by janaya khan
Black people everywhere are fighting against the realities of anti-Black racism and genocide.
As of 2015, every 28 hours a Black person is killed in the US by a police officer, security guard or gun-wielding vigilante. On June 17th, a white supremacist shot and killed 9 Black people at Emmanuel AME church in Charleston, SC, after praying with them for an hour.
A 5 yr old baby girl knew to play dead in order to survive the massacre.
The confederate flag still legally flies in many southern states.
6 Black churches were burnt in the month of June alone.
Seemingly acquiescing to the beseeching of the judge formerly presiding over the killer’s trial, the media and society at large has been giving an outsized amount of space, compassion and financial support to the killer, as opposed to the Black folks murdered that day for simply existing.
In Canada, there has been an 80% increase of African, Black and Caribbean people streamlined to Canadian federal prisons in the last 10 years. Statistics on carding, a police practice that allows cops to harass, question and take information of anyone at anytime in the city of Toronto, indicate that Black people are 4x more likely to be carded than anyone else. The Star reports that “after the July drop in carding numbers, the proportion of contact cards for people with black skin rose to 27.4 per cent. That is 3.4 times the proportion of Toronto’s black population, which stands at 8.1 per cent, according to the latest census figures.”
This is a state of emergency.
Mass incarceration, police brutality, poverty, homelessness, over representation of Black youth in social services and unemployment are consistent conditions for Black, African and Caribbean peoples in North America. Everyday we are told that our lives are without value, merit or worth.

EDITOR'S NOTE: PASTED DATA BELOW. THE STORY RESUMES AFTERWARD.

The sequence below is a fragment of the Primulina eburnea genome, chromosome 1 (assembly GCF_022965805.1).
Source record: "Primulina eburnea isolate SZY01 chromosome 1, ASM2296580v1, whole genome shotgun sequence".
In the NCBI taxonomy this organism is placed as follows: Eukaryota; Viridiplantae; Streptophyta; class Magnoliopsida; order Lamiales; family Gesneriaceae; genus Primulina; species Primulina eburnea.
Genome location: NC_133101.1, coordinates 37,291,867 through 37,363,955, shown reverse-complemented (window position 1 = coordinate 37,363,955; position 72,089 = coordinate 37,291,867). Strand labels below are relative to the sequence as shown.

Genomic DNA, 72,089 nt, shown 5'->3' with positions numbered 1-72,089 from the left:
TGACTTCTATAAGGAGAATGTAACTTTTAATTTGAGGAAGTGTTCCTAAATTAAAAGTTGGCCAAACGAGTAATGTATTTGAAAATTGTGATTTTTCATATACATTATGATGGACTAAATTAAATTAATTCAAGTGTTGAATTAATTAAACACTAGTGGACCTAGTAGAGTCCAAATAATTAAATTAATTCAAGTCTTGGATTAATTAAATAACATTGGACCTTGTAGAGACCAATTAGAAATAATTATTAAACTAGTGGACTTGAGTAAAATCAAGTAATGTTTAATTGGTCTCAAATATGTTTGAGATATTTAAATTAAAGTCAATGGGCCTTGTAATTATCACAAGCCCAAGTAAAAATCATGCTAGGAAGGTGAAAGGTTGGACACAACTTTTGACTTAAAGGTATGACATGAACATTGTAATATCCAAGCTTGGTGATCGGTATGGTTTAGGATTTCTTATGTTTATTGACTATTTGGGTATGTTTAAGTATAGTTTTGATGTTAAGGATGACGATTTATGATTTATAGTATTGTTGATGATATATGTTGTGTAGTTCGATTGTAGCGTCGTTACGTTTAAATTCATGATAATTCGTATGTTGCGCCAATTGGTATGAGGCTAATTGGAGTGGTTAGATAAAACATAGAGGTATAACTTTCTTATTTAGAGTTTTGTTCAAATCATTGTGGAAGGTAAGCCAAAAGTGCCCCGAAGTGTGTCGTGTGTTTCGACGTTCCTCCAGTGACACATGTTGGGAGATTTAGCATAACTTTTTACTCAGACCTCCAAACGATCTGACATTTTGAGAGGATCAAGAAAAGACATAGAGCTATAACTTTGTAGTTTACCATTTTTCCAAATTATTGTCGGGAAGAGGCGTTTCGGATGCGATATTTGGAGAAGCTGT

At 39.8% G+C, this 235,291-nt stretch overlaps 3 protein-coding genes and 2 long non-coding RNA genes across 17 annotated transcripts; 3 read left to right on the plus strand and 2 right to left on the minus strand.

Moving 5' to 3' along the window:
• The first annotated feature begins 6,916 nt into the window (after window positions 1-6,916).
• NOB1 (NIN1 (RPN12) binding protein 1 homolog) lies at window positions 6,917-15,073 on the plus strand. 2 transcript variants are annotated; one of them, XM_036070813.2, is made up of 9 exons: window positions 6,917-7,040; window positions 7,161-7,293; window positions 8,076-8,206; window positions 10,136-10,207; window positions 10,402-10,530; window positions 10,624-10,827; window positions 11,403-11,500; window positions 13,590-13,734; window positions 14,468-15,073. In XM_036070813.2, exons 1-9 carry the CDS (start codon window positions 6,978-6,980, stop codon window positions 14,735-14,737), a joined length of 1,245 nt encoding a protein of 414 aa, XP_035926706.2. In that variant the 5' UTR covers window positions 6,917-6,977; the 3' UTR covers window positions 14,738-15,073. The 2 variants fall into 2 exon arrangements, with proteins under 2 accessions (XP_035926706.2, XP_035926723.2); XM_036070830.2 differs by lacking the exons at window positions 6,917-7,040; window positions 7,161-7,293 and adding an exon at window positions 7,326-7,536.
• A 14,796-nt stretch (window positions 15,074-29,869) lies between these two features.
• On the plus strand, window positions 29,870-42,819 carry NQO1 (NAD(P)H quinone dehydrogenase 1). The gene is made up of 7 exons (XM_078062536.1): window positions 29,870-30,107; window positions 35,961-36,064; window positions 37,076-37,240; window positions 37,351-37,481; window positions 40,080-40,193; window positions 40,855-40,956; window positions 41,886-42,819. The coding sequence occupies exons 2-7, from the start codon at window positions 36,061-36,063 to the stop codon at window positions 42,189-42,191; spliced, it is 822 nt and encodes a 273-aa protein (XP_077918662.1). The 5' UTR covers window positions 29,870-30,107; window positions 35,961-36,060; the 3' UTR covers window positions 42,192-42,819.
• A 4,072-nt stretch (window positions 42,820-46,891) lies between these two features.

We are told that we do not matter.
Our lives and livelihood are constantly in jeopardy. We are not allowed to live, not alone and not in groups together, not between shifts, not on a walk to the store, not while sleeping in bed, not playing in the park, not being at a pool party, not in church, not walking with friends; the list literally becomes more extensive with each passing minute.
We are dehumanized.
White supremacy and anti-Black racism has relegated Blackness to connote tragedy, and reduces associations of Blackness to anger, fear and criminality. The plurality of Blackness, and the complexity of the multiple, intersecting identities that make up our existence is denied.
Not long ago, in a group setting, I watched the ways that white and non-Black people alike commiserated on the experiences of trauma that white and non-Black people had expressed in the room. They congratulated each other for sharing, and remarked on bravery and openness. They were applauded for being vulnerable.
Yet, when a Black, Muslim woman spoke of her experiences of racism and trauma trying to cross the border at the airport in order to even be there, she was met with a reaction very different from other speakers in the room. She was met with silence.
The visible discomfort and tension in the room was palpable, and when a young Black girl spoke of her experiences of oppression and trauma directly afterwards, she was met with an identical reaction. Their Blackness made it so that people could not sympathize with their humanity, because as Black people our humanity is denied. The ways that structural privilege and oppression manifested in the room made it so that both Black women had to speak themselves into existence in the space, otherwise they would have been erased. They were not congratulated for honoring the space with their offering. They were not affirmed for their courageous act. They were not praised for the power of vulnerability present in their stories and in their act of taking up space.